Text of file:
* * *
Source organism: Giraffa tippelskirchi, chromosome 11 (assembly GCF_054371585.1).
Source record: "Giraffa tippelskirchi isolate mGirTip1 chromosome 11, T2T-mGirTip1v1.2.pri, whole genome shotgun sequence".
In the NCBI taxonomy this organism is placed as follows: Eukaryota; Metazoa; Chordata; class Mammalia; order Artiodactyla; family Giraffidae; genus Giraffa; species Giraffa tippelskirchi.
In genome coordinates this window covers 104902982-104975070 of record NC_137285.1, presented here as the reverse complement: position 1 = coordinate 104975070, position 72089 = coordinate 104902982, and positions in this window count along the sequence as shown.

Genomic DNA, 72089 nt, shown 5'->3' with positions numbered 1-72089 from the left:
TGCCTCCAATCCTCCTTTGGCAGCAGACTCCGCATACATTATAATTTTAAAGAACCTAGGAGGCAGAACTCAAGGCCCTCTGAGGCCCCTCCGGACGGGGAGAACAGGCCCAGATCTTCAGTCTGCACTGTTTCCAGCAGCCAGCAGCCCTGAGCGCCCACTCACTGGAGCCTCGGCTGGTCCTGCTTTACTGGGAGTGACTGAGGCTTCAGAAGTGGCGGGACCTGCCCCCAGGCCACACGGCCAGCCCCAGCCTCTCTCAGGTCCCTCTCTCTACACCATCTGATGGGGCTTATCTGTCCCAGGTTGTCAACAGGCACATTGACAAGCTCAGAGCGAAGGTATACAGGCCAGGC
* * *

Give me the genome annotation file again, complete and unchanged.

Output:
Source organism: Giraffa tippelskirchi, chromosome 11 (assembly GCF_054371585.1).
Source record: "Giraffa tippelskirchi isolate mGirTip1 chromosome 11, T2T-mGirTip1v1.2.pri, whole genome shotgun sequence".
In the NCBI taxonomy this organism is placed as follows: Eukaryota; Metazoa; Chordata; class Mammalia; order Artiodactyla; family Giraffidae; genus Giraffa; species Giraffa tippelskirchi.
In genome coordinates this window covers 104902982-104975070 of record NC_137285.1, presented here as the reverse complement: position 1 = coordinate 104975070, position 72089 = coordinate 104902982, and positions in this window count along the sequence as shown.

Genomic DNA, 72089 nt, shown 5'->3' with positions numbered 1-72089 from the left:
TGCCTCCAATCCTCCTTTGGCAGCAGACTCCGCATACATTATAATTTTAAAGAACCTAGGAGGCAGAACTCAAGGCCCTCTGAGGCCCCTCCGGACGGGGAGAACAGGCCCAGATCTTCAGTCTGCACTGTTTCCAGCAGCCAGCAGCCCTGAGCGCCCACTCACTGGAGCCTCGGCTGGTCCTGCTTTACTGGGAGTGACTGAGGCTTCAGAAGTGGCGGGACCTGCCCCCAGGCCACACGGCCAGCCCCAGCCTCTCTCAGGTCCCTCTCTCTACACCATCTGATGGGGCTTATCTGTCCCAGGTTGTCAACAGGCACATTGACAAGCTCAGAGCGAAGGTATACAGGCCAGGC